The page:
The only pretense of any basis for the theory that the decedent either fainted or died from heart failure while on the truck is the fact that his chronic condition was such that he was liable to such an attack, and that there is no other satisfactory cause shown for the erratic movements of the decedent's truck and for his falling therefrom.
It was, moreover, a fair deduction from the evidence that the decedent was at least in physical control of the truck up to the moment he fell off, and attempting to guide it on its course. Both the surrounding conditions and the testimony of automobile experts indicate that every turn of the truck from the time it left its due course opposite Martel Street until its final turn into Palmero Street must have been caused by manipulation of the steering-wheel and of the gas-throttle. Each turn was against the course of gravity. It was uphill to the north curb of Hollywood Boulevard. The natural course of the truck after running alongside the curb would have held it curb-bound. The turnout toward the center of the street was toward a higher point, and the final swerve into Palmero Street indicated a sudden turn to the left and still uphill. It is, moreover, doubtful, had the driver been dead or inanimate at the time he fell from the truck at this final turn, if he would have fallen under the wheels. The driver's seat is well to the front of the machine on the right-hand side, and it is argued that the conditions were such that in falling inertly the body would have landed well without the track of the wheels in this abrupt left-hand turn, and that it would only be by catching hold of the side of the machine in falling one would be thrown beneath the wheels.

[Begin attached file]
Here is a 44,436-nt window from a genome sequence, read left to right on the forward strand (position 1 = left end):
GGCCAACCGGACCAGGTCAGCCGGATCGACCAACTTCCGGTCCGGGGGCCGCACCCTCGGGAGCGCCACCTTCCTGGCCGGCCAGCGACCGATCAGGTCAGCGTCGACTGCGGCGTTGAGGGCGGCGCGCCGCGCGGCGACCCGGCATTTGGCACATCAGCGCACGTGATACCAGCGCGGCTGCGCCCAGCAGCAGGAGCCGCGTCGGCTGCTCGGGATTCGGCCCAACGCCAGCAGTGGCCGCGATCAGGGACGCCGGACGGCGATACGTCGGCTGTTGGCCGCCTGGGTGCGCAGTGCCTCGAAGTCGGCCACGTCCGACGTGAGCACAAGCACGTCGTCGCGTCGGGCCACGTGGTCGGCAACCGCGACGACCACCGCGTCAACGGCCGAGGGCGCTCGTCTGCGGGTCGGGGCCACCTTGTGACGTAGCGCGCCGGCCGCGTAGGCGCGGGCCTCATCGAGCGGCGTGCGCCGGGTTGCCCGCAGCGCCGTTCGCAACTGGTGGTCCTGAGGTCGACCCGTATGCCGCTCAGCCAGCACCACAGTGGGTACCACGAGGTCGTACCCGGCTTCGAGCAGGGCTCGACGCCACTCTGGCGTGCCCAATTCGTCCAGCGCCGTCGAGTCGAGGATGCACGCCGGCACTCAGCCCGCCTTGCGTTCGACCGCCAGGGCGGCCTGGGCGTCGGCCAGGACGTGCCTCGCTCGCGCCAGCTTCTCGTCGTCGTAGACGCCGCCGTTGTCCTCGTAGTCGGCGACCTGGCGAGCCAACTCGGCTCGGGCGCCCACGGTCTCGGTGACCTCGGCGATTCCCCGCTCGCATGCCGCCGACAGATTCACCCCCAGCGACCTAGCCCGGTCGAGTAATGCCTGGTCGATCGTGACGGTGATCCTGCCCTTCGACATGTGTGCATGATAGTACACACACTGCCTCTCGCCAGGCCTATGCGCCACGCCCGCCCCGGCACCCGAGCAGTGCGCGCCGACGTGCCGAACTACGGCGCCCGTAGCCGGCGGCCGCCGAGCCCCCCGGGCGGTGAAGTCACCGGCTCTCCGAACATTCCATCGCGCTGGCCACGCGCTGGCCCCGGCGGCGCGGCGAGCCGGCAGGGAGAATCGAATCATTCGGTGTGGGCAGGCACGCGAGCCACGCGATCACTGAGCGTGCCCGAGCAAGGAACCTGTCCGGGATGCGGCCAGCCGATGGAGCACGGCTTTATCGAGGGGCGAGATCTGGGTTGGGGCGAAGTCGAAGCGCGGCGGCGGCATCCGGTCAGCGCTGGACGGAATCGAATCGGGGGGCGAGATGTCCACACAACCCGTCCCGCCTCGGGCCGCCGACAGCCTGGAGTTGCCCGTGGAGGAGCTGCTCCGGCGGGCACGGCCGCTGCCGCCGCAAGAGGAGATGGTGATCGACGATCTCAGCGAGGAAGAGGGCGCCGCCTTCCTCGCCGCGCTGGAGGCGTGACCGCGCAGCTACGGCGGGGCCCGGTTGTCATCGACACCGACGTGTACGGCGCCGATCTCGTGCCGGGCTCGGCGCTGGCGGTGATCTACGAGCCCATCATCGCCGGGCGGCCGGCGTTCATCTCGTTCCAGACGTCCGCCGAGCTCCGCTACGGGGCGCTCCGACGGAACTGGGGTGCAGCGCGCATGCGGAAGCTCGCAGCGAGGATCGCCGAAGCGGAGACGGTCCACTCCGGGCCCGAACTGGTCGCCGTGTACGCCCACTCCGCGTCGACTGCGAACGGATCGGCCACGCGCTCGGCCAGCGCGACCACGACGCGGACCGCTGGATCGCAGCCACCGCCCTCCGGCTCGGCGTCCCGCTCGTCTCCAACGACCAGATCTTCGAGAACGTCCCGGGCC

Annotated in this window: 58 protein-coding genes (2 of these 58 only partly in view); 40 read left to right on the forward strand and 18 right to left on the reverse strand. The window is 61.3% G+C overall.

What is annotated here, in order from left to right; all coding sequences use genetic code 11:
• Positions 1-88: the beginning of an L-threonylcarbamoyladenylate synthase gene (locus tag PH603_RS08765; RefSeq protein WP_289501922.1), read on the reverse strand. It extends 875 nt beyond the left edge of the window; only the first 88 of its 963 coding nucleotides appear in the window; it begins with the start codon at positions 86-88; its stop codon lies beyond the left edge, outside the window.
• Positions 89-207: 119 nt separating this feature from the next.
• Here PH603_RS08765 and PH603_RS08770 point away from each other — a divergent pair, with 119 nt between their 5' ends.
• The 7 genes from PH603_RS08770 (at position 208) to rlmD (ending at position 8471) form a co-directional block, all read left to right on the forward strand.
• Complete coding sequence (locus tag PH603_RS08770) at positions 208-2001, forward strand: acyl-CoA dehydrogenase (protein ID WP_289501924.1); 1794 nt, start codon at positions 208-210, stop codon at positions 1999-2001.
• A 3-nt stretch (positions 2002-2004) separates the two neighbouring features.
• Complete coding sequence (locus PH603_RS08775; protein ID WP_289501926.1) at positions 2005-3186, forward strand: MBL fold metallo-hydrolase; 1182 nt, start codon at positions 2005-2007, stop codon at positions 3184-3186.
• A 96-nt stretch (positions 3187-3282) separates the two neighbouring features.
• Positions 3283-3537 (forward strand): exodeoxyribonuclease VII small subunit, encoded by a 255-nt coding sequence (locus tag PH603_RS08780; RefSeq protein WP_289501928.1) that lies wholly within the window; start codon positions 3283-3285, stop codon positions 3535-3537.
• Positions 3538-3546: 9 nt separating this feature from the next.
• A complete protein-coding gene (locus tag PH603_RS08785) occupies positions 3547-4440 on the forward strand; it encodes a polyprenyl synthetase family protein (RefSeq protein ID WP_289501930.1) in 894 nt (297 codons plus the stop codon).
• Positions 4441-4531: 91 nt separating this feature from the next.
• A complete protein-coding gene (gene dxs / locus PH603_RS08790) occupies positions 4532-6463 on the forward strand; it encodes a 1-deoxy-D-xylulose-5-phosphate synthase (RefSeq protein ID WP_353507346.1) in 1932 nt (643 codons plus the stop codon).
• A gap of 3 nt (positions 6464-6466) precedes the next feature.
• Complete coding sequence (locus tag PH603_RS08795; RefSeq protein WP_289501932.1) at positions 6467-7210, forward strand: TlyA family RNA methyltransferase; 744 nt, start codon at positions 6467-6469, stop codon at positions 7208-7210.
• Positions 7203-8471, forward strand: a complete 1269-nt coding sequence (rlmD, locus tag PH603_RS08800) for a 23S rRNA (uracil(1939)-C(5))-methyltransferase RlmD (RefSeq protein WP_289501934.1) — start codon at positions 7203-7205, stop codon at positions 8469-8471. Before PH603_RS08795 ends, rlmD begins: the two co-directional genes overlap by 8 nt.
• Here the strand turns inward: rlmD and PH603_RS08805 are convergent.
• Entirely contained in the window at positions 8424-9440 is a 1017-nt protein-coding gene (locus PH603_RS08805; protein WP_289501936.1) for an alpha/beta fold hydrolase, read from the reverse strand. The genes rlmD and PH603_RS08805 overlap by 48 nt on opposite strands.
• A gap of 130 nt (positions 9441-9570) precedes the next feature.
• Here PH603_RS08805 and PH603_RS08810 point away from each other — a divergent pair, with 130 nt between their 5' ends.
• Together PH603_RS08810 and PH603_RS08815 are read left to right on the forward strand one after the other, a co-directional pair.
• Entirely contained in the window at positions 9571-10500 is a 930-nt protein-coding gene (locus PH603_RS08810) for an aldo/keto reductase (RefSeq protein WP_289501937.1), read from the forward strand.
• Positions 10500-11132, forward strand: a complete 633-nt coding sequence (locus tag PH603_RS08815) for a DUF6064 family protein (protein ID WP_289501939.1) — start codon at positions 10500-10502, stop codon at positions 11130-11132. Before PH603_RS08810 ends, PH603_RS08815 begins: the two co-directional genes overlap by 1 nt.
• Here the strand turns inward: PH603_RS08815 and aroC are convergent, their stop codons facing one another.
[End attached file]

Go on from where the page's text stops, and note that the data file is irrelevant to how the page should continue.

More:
Neither is there any evidence to justify a conclusion that death was the result of the fall itself. True, the decedent's neck was broken and there were some abrasions on his head and face, but the testimony shows that the machine ran over the body from about the waist to the neck, both collar-bones being crushed, and this offers a much more probable explanation of the broken neck than would follow from the effects of the fall.
We are satisfied, therefore, that the finding of the commission that decedent was crushed to death by being run over by the truck cannot be disturbed.
This brings us to the debatable question on the appeal: What was the proximate cause of the death? The injuries from being run over by the truck were the immediate cause, but if, as claimed by petitioners, a fainting spell brought on by the condition of the heart, or any other subjective disability, not arising from the exigencies of decedent's employment as a truck driver, apparently or presumptively was the cause of his fall under the machine, can the award be maintained in the absence of evidence of some other effective cause arising from the employment?
It must be conceded that the burden is upon the applicant for compensation to show that the injury arose out of as well as in the course of the employment; and there is no presumption, as contended by respondents, that because an injury occurs in the course of the employment it arises out of or because of that employment.
It is quite evident that if decedent had not fallen from the truck he could not have been run over by it, and it is contended, on behalf of petitioners, that the fall is the proximate cause of the injury and must be shown to have some causal connection with the employment to justify compensation in this case.